as well, with outlets from Nova Scotia all the way to British
We'll be back with more "Baseball on the Radio"
next week, as we gear up for the start of minor-league ball across
the NERW Archives
(Yup, we've been doing this a long time now, and
so we're digging back into the vaults for a look at what NERW
was covering one, five, ten and - where available - fifteen years
ago this week, or thereabouts. Note that the column appeared
on an erratic schedule in its earliest years as "New England
Radio Watch," and didn't go to a regular weekly schedule
until 1997. Thanks to LARadio.com
for the idea - and thanks to you, our readers, for the support
that's made all these years of NERW possible!)
March 23, 2009 -
- There's word just in from CTVglobemedia that the plug is
once again being pulled on oldies on the Toronto AM dial. Thursday
morning at 5, CHUM (1050) will give way to "CP 24 Radio
1050," which sounds like it will be mainly a simulcast of
CTV's "CP24" cable news channel. With the CRTC's recent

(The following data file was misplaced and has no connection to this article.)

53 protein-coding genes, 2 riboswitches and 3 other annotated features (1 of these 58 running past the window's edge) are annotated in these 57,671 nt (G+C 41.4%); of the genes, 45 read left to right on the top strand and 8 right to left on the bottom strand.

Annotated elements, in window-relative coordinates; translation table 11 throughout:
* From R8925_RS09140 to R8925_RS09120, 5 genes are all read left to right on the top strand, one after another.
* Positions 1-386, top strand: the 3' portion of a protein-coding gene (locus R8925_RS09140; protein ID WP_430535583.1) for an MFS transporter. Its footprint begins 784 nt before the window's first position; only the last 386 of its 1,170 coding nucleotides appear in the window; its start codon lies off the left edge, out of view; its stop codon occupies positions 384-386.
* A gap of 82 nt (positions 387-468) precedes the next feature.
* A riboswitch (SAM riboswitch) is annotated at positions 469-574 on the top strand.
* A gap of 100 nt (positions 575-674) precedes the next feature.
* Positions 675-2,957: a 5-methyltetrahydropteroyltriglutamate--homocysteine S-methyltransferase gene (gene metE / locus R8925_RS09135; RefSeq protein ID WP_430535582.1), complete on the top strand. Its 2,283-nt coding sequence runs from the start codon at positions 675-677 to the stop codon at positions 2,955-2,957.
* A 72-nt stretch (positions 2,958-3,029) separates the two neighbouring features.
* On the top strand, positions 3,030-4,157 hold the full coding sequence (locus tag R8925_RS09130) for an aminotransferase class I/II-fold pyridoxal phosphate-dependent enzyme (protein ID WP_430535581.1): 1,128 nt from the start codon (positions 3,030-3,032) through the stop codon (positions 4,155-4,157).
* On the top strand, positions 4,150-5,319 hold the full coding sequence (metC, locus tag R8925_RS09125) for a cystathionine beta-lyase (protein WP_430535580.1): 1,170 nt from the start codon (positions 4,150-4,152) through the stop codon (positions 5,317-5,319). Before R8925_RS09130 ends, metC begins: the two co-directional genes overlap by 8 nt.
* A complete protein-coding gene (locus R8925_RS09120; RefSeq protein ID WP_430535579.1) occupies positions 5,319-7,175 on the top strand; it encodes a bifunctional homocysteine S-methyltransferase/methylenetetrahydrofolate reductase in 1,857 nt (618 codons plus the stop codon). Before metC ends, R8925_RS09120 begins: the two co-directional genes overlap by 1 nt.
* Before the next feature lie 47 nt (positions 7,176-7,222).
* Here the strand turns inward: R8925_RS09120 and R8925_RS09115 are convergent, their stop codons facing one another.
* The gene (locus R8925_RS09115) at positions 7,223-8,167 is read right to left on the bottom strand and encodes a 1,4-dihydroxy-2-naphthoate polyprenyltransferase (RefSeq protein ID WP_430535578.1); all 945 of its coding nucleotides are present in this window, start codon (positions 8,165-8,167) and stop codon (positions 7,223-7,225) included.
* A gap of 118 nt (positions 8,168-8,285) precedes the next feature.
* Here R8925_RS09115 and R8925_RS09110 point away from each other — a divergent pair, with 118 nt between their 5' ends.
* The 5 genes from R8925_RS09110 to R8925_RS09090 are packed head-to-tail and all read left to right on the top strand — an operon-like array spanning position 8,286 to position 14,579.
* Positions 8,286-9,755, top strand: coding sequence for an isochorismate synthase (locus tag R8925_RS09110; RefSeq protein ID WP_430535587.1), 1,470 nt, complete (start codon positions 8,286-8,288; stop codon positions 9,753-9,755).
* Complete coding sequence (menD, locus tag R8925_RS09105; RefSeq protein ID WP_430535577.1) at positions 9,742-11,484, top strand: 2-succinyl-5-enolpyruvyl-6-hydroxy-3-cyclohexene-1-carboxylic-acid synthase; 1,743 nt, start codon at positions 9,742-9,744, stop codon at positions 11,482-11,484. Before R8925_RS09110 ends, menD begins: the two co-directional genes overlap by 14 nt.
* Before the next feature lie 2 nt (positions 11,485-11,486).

rule change allowing oldies formats on the FM dial, will Toronto
see a move of oldies to FM...or is this curtains for the format
for good? More next week...
- During George Weber's years on NEW YORK's WABC (770), he
built up quite a following as the talk station's morning "News
Guy," and even after losing that gig in early 2008, after
the Curtis & Kuby morning show where he'd worked gave way
to Don Imus, Weber stayed active as a reporter and anchor with
ABC Radio News. He was scheduled for several shifts last week
at ABC, and after he didn't show up Saturday, concerned co-workers
called the police. They entered Weber's apartment in Brooklyn's
Carroll Gardens neighborhood Sunday morning, where they found
him apparently stabbed to death. Neighbors told the New York
Post they believe Weber was murdered sometime Friday night. (The
last entry on Weber's blog was dated Friday.) Police say there
were no signs of forced entry, but neighbors told the paper the
apartment had been ransacked.
- Weber was a native of the Philadelphia area who started his
career at WBUX (1570 Doylestown PA), then worked at WAEB (790
Allentown) before heading west in the mid-eighties, where he
worked at KIMN in Denver (alongside his future WABC program director
Phil Boyce), KOA in Denver, KGO in San Francisco and KOGO in
San Diego before joining WABC in 1995.
- Moving upstate, there's a surprise from Oneida, where one
of the region's truly old-school mom and pop stations has been
sold. We didn't know WMCR (1600) and WMCR-FM (106.3) were for
sale, and it appears owner Vivian Warren, who bought the stations
in 1969 and continued to run them after the 2005 death of her
husband and co-owner, Bill, wasn't actively trying to sell them.